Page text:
The decline of red squirrels in the UK is another example. Native to the region, these squirrels have become a rarer sight since the introduction of grey squirrels from North America in the 1800s, which has diminished their population significantly. Today, it is estimated that there are 140,000 red squirrels and 2.5 million grey squirrels in the UK. This disparity is due to competition for food and shelter as well as infection through the squirrel pox virus. Grey squirrels can carry the virus without detrimental effects on their health, whereas red squirrels often die within 1-2 weeks of contracting the virus. Without conservation efforts, red squirrels could become extinct within 10 years.
A changing climate
Climate change as a result of human activity is arguably one of the greatest threats to wildlife and mankind alike. Warmer and shorter winters facilitates the growth of pests and disease as evidenced by the decline in North American moose populations due to tick infestations. Changes in rainfall patterns are also forcing elephants to compete with each other and other species (including humans) for a diminishing water supply.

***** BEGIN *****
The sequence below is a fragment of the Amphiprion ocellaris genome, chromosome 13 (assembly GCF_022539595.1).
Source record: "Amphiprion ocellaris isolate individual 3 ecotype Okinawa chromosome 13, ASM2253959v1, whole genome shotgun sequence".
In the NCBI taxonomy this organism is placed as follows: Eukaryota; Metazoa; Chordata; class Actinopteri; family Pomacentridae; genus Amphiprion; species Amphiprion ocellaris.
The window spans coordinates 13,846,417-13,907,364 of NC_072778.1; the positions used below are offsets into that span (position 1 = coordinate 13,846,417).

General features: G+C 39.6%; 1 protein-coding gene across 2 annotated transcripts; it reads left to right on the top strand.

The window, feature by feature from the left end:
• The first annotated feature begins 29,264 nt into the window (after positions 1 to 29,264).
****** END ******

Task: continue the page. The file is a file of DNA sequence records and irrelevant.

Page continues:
In addition to a rise in average temperatures and changes in the global water cycle, a decrease in the ocean’s pH levels is causing acidification and a change in the chemical composition that is driving large-scale mortality. Scientists have estimated that by 2050, we will have lost 90% of coral reefs – a phenomena referred to by some as “the great dying”.
A disruption to the Earth’s climate may also affect breeding and migration. Adélie penguins feed on krill that require ice for breeding and feeding. In some parts of the Antarctic Peninsula, there has been more than a 60% reduction in sea ice, causing a decline in krill populations and a scarcity of food. In addition to forcing Adélie penguins to migrate for alternative food sources, warmer temperatures have also altered chick hatching times, triggering the birth of penguins when food is scarce.